Firstly, for all greater Capetonians, arks
, the forum's legendary emerging tusker prizewinner will be in CT and we have an opportunity to have a meal with her on Friday 12 October
. Keep up to date here
Tuesday 25 Sept - Day 2
I have witnessed many amazing wildlife spectacularities over the 51 years since my first Kruger visit. But the quiet scene that played out on the plain near Domkrag dam on this day has to top them all. Yes Stephen, even the lion/buffalo/hyena standoff outside Biyamiti in 2001, which was unbelievable Kruger at her best. Yes family, even the lion kill we witnessed in 1992, and the wild dog and cheetah kills we saw happen on consecutive days in 1995. Yes Dad, even the wild dog kill that exploded on our 50th anniversary trip that were your first wild dogs ever, and even the leopard that walked next to the car.......enough! get on with it.
There was no adrenalin rush like the others. This played out over an hour or so. Towards the end of the morning drive Cape Robin and I decided to loop back to camp via Domkrag dam.
We met Caro and her mother Merril, 2 of the 'invasion force', gazing out into the distance and stopped to see what they saw. Caro said her mum thinks that a red hartebeest we saw lying down was pregnant and about to give birth. We stopped and although it was about 300 metres away, we could see quite well through binos.
The RH squirmed a bit on the ground and then stood up and rotated with its posterior towards us. A sac-like thing emerged and dangled half way down towards the ground. (forgive the rudimentary descriptions - I am neither vet nor farmer!). Caro said that the baby would die if left like that.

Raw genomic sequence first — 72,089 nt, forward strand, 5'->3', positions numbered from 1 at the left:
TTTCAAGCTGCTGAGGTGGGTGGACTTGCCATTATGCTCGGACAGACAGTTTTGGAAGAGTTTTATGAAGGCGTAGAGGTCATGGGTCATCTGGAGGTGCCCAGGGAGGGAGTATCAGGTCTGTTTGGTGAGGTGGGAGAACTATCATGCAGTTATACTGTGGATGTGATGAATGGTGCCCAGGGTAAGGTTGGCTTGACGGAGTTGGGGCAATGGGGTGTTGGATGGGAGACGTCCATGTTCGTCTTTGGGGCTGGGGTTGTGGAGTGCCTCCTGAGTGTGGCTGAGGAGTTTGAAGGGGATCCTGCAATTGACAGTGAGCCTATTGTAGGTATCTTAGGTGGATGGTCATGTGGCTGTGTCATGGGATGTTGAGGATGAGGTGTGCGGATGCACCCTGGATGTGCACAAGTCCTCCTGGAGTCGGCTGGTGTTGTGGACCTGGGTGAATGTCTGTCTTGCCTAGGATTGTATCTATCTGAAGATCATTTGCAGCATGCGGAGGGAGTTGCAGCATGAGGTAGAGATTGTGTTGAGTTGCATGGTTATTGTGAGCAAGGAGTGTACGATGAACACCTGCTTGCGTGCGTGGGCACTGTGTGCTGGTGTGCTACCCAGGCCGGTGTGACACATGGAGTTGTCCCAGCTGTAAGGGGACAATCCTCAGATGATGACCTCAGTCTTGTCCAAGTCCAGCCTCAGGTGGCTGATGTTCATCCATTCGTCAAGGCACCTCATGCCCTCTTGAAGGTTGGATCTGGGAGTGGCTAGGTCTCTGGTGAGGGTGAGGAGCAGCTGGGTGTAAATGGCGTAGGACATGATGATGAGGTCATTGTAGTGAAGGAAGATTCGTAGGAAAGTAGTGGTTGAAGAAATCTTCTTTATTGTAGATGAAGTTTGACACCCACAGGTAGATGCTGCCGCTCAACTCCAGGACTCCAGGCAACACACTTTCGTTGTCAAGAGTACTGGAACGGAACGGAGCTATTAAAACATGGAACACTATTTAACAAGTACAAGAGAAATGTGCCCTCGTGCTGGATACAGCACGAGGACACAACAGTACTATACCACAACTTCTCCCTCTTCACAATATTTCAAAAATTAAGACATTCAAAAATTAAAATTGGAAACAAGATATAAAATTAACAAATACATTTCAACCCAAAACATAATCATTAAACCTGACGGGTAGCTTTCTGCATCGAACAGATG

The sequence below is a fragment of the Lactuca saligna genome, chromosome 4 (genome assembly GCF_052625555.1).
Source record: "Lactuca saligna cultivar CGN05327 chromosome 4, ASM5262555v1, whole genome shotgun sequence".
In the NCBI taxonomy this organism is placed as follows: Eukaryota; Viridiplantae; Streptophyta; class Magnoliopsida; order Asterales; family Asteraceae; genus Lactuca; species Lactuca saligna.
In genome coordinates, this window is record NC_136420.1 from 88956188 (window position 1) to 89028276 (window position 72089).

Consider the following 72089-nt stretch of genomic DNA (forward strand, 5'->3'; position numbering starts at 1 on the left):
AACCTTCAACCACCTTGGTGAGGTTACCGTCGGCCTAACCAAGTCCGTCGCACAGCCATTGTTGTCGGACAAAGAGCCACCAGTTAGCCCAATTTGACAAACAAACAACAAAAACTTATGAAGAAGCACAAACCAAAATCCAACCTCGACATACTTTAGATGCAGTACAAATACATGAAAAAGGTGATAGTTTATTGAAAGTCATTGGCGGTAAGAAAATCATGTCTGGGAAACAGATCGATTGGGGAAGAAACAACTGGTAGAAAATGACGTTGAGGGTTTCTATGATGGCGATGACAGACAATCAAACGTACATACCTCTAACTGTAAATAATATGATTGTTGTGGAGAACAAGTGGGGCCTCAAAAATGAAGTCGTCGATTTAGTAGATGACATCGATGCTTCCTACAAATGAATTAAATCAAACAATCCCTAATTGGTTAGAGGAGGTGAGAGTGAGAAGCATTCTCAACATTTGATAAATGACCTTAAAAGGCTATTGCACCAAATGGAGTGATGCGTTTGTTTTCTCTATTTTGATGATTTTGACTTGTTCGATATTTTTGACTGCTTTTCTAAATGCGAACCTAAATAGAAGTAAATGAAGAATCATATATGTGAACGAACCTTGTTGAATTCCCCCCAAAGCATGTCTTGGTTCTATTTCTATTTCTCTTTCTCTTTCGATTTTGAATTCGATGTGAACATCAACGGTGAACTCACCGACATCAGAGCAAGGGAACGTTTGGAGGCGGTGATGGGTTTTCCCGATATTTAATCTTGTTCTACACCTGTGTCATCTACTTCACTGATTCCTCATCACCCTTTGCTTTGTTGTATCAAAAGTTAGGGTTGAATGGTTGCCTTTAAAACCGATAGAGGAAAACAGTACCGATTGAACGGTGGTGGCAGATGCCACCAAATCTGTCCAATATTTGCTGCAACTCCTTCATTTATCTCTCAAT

I peered through my binos and picked up some slight movement on the ground and was the first to see, unclearly, a small object. It flicked an ear! It was Jimmy (my name for him) the seconds old baby RH!!!
What Caro has seen was the placenta. I told everyone and a great cheer went up.
Mum turned and started to lick for the first time since we arrived. The squirming must have been the actual birth moments. As the minutes ticked away, more cars arrived, some astonishingly not very interested, and moved on.
Mum continued to lick Jimmy and encouraged him to stand, by nudging him with her snout. After a few minutes, he managed to get his hind legs up but the forelegs wouldn't co-operate, and down in a heap he went.
Fortunately the two of them were totally alone on the plain. Eventually he got up onto all 4 feet but collapsed again. There were quite a few who would have dashed out there to hold him steady if mum had just called. At last the collapsing legs gave way to rock n roll, and he started to walk a few steps.
That was when human bladder tolerance was almost at breaking point and we left as mum and Jimmy were able to make their way out of the birthing site that would attract predators later in the day.
We made it back to camp without soiling ourselves, and marvelled at the miracle of new life. It is either a fool or a person of exceptional faith to believe this all happens by accident or some big bang!
Thanks to Caro, and especially to Merril's matronly intuition. At 80 something, it was on her first trip with the 'force', and judging by how she enjoyed it, there will be more
Photo sequence and the rest of the day to follow......